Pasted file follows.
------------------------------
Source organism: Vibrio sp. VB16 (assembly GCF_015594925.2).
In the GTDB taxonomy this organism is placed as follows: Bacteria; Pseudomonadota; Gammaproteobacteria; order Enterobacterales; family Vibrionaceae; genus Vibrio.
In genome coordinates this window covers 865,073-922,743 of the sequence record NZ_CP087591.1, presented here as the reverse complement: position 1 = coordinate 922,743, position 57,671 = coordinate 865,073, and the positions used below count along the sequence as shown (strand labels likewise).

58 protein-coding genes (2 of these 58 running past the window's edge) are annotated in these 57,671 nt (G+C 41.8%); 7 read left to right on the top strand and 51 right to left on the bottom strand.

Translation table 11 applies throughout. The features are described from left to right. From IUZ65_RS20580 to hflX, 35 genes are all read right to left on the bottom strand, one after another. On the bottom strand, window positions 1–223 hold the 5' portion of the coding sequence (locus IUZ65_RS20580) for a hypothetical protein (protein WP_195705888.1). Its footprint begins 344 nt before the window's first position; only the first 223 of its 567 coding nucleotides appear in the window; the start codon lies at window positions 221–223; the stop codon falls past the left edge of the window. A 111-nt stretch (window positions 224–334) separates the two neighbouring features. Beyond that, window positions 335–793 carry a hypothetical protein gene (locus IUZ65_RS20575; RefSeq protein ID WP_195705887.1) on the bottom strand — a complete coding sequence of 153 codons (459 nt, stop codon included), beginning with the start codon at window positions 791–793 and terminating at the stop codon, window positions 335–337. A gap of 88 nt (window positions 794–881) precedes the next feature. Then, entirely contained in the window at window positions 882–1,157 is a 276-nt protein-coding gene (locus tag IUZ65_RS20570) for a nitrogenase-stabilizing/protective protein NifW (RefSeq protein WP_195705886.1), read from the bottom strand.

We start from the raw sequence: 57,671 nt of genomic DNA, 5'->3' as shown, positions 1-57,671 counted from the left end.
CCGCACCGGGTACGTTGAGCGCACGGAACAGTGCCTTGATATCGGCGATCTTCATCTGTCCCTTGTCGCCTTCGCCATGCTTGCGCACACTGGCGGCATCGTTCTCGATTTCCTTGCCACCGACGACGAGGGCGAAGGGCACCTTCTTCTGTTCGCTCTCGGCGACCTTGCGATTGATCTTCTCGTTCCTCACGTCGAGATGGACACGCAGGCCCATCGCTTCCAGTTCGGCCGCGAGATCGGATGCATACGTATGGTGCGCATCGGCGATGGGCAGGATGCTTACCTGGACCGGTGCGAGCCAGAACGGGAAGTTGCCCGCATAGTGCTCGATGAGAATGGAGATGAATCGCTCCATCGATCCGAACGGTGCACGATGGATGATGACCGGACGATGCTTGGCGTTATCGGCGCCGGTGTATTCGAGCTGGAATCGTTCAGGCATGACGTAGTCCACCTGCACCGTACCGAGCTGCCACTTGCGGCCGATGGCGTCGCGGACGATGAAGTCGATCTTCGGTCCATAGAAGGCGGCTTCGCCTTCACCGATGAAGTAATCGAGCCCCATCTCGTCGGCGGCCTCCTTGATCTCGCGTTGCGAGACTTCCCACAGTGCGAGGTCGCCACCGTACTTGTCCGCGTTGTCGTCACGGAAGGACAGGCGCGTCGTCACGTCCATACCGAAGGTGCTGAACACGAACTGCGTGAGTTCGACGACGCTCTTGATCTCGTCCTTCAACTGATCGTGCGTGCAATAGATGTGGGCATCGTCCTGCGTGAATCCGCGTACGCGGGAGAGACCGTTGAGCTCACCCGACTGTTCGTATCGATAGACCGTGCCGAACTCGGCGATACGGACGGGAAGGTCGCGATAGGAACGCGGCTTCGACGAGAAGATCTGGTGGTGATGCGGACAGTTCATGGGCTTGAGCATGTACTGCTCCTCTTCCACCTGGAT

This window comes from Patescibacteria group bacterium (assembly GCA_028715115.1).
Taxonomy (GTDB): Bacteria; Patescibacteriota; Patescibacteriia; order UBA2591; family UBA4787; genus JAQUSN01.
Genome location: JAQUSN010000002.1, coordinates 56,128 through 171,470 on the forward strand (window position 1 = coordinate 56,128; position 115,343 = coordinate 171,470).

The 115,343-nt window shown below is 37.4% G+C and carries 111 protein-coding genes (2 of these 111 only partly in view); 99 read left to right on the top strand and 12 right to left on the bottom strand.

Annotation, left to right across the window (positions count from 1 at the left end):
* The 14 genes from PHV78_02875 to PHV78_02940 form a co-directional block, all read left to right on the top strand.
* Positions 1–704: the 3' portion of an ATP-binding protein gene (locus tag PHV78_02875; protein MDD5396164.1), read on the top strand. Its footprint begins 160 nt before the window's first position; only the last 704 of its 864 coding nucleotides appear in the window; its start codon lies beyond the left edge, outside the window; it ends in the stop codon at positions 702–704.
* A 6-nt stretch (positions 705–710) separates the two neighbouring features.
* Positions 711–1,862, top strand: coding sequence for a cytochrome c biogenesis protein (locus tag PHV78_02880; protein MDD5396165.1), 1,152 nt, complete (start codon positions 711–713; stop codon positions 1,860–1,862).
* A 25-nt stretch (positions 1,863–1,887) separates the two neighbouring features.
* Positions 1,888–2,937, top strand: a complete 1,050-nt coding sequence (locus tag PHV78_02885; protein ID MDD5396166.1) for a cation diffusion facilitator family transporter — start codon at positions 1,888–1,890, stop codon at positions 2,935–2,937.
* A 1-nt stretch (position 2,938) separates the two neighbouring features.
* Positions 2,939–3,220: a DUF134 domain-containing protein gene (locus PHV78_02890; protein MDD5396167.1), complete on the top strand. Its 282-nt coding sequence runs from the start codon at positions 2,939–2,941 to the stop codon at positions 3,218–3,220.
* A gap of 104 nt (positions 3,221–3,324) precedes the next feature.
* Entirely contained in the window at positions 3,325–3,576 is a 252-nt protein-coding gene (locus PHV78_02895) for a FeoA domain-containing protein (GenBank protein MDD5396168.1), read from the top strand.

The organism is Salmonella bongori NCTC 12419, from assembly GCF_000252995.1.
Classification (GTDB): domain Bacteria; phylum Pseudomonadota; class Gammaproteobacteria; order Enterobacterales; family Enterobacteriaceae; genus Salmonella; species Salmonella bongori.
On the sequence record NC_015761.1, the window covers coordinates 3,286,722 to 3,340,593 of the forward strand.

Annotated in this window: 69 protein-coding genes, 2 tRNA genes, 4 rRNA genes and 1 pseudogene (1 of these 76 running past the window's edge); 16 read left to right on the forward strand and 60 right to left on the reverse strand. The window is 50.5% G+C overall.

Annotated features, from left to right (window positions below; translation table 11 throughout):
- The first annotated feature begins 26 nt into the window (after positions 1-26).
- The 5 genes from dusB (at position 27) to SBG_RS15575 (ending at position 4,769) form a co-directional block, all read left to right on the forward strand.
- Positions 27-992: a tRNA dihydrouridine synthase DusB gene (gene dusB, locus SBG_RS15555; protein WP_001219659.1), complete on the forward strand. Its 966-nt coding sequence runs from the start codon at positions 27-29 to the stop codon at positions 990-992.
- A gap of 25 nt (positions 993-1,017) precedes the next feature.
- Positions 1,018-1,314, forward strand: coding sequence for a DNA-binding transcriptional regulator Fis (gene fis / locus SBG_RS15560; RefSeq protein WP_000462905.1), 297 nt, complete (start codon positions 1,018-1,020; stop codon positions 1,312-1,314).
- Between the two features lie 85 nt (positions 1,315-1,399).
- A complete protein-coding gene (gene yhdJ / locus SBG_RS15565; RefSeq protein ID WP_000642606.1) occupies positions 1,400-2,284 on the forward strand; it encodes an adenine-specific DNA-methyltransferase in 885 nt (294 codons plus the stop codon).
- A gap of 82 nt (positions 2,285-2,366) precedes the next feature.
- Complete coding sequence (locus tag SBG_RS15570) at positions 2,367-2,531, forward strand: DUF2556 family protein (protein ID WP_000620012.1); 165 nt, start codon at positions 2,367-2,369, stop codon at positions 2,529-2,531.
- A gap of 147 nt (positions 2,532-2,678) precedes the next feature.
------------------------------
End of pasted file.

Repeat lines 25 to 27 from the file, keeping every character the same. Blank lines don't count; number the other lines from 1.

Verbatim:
On the sequence record NC_015761.1, the window covers coordinates 3,286,722 to 3,340,593 of the forward strand.

Annotated in this window: 69 protein-coding genes, 2 tRNA genes, 4 rRNA genes and 1 pseudogene (1 of these 76 running past the window's edge); 16 read left to right on the forward strand and 60 right to left on the reverse strand. The window is 50.5% G+C overall.

Annotated features, from left to right (window positions below; translation table 11 throughout):